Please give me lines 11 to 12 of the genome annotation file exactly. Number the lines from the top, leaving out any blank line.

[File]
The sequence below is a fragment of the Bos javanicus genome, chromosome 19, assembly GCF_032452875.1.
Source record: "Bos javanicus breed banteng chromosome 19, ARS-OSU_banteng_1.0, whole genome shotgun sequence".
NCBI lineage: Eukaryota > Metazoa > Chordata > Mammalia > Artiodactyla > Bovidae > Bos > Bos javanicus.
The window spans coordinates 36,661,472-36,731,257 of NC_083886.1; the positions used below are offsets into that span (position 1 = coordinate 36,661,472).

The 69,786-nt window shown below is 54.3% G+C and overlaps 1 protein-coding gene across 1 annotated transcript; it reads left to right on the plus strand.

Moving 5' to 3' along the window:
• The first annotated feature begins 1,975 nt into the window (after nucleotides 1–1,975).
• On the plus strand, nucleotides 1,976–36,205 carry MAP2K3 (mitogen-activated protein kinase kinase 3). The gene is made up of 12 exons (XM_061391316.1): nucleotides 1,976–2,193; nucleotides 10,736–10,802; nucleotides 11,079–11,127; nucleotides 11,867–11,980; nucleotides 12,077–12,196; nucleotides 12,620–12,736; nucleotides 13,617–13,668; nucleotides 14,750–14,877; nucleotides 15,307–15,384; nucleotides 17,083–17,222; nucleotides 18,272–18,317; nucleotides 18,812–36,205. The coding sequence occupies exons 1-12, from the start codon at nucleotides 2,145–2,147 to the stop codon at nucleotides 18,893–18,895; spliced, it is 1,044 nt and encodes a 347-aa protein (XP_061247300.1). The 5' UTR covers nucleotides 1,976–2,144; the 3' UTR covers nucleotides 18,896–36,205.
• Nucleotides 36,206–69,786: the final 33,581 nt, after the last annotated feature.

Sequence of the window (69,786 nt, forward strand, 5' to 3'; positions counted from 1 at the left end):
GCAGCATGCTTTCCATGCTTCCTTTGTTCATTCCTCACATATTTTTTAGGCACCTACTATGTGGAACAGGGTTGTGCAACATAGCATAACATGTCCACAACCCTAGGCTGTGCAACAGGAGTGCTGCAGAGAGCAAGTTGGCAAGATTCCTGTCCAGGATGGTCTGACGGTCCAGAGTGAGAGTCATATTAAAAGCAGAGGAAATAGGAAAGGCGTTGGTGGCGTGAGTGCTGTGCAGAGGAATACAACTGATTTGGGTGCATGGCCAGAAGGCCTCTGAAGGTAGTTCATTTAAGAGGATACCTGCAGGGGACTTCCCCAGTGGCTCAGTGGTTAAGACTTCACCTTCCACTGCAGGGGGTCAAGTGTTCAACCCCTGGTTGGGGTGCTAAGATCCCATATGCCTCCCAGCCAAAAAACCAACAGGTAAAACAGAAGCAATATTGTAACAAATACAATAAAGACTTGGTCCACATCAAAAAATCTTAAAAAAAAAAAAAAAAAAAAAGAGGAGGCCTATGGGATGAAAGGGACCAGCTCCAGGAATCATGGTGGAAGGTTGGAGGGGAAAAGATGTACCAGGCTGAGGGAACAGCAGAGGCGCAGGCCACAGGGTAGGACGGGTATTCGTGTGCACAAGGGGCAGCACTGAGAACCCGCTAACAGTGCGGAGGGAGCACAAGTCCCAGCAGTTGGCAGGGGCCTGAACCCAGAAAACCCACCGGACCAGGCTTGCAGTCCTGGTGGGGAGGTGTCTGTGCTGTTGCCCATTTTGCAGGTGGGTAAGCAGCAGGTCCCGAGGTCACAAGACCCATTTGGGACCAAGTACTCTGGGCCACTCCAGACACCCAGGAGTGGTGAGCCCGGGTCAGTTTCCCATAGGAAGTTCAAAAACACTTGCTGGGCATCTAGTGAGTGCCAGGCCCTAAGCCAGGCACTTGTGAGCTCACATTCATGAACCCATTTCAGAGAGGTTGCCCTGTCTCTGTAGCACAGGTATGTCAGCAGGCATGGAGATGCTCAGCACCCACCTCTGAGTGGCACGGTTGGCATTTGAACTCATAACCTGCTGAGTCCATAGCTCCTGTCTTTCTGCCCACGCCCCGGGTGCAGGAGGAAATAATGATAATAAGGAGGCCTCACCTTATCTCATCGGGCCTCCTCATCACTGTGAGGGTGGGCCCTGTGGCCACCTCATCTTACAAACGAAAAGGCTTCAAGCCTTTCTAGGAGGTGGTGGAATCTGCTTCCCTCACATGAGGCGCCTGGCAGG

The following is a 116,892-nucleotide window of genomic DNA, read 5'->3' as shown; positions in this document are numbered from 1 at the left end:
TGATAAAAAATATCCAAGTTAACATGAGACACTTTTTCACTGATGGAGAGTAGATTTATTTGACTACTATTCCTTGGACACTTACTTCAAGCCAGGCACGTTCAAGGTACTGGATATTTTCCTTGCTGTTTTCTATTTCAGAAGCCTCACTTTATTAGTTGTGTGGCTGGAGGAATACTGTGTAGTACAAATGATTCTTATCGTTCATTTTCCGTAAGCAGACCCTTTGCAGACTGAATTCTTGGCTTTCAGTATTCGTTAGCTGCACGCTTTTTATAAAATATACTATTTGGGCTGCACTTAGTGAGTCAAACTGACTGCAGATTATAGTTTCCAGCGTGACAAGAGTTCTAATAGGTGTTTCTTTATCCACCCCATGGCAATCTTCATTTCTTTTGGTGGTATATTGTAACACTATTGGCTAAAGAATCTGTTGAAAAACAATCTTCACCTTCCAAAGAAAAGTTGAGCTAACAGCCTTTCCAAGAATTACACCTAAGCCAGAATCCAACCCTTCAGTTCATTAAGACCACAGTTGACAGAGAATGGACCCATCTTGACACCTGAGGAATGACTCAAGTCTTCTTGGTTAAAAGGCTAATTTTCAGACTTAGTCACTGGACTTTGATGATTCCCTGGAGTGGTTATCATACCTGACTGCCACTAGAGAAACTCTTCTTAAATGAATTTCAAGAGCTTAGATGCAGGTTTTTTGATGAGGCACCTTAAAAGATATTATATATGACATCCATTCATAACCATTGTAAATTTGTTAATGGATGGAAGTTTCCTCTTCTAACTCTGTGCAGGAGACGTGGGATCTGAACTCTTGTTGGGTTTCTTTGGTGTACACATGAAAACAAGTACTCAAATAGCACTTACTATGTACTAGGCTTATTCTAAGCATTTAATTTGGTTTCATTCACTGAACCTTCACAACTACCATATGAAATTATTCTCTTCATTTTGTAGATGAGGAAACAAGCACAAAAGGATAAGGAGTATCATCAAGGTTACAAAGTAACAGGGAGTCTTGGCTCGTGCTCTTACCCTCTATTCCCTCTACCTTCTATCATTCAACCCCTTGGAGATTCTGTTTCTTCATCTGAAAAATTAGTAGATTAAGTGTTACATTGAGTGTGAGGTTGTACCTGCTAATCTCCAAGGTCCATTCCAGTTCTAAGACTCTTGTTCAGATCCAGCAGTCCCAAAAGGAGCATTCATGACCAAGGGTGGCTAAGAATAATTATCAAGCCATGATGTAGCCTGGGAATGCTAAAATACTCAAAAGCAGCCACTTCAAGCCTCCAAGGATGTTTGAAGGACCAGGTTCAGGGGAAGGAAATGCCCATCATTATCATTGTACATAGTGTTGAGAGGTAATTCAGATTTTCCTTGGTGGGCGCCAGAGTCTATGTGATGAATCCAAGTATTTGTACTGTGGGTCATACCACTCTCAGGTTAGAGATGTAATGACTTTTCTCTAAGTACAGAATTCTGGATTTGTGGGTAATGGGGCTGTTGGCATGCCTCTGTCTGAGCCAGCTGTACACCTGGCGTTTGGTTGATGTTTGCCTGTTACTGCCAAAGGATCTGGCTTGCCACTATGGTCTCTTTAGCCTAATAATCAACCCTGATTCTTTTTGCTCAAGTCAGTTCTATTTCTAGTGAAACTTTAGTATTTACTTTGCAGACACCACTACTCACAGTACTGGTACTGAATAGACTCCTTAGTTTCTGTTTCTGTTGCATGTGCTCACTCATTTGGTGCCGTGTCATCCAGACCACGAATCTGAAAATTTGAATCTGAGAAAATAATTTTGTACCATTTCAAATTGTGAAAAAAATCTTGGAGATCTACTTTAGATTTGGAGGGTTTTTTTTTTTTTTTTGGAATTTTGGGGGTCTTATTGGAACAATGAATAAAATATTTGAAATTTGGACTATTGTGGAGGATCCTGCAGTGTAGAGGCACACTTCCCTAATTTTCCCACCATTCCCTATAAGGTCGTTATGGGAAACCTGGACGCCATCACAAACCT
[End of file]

GCAGCATGCTTTCCATGCTTCCTTTGTTCATTCCTCACATATTTTTTAGGCACCTACTATGTGGAACAGGGTTGTGCAACATAGCATAACATGTCCACAACCCTAGGCTGTGCAACAGGAGTGCTGCAGAGAGCAAGTTGGCAAGATTCCTGTCCAGGATGGTCTGACGGTCCAGAGTGAGAGTCATATTAAAAGCAGAGGAAATAGGAAAGGCGTTGGTGGCGTGAGTGCTGTGCAGAGGAATACAACTGATTTGGGTGCATGGCCAGAAGGCCTCTGAAGGTAGTTCATTTAAGAGGATACCTGCAGGGGACTTCCCCAGTGGCTCAGTGGTTAAGACTTCACCTTCCACTGCAGGGGGTCAAGTGTTCAACCCCTGGTTGGGGTGCTAAGATCCCATATGCCTCCCAGCCAAAAAACCAACAGGTAAAACAGAAGCAATATTGTAACAAATACAATAAAGACTTGGTCCACATCAAAAAATCTTAAAAAAAAAAAAAAAAAAAAAGAGGAGGCCTATGGGATGAAAGGGACCAGCTCCAGGAATCATGGTGGAAGGTTGGAGGGGAAAAGATGTACCAGGCTGAGGGAACAGCAGAGGCGCAGGCCACAGGGTAGGACGGGTATTCGTGTGCACAAGGGGCAGCACTGAGAACCCGCTAACAGTGCGGAGGGAGCACAAGTCCCAGCAGTTGGCAGGGGCCTGAACCCAGAAAACCCACCGGACCAGGCTTGCAGTCCTGGTGGGGAGGTGTCTGTGCTGTTGCCCATTTTGCAGGTGGGTAAGCAGCAGGTCCCGAGGTCACAAGACCCATTTGGGACCAAGTACTCTGGGCCACTCCAGACACCCAGGAGTGGTGAGCCCGGGTCAGTTTCCCATAGGAAGTTCAAAAACACTTGCTGGGCATCTAGTGAGTGCCAGGCCCTAAGCCAGGCACTTGTGAGCTCACATTCATGAACCCATTTCAGAGAGGTTGCCCTGTCTCTGTAGCACAGGTATGTCAGCAGGCATGGAGATGCTCAGCACCCACCTCTGAGTGGCACGGTTGGCATTTGAACTCATAACCTGCTGAGTCCATAGCTCCTGTCTTTCTGCCCACGCCCCGGGTGCAGGAGGAAATAATGATAATAAGGAGGCCTCACCTTATCTCATCGGGCCTCCTCATCACTGTGAGGGTGGGCCCTGTGGCCACCTCATCTTACAAACGAAAAGGCTTCAAGCCTTTCTAGGAGGTGGTGGAATCTGCTTCCCTCACATGAGGCGCCTGGCAGG

The following is a 116,892-nucleotide window of genomic DNA, read 5'->3' as shown; positions in this document are numbered from 1 at the left end: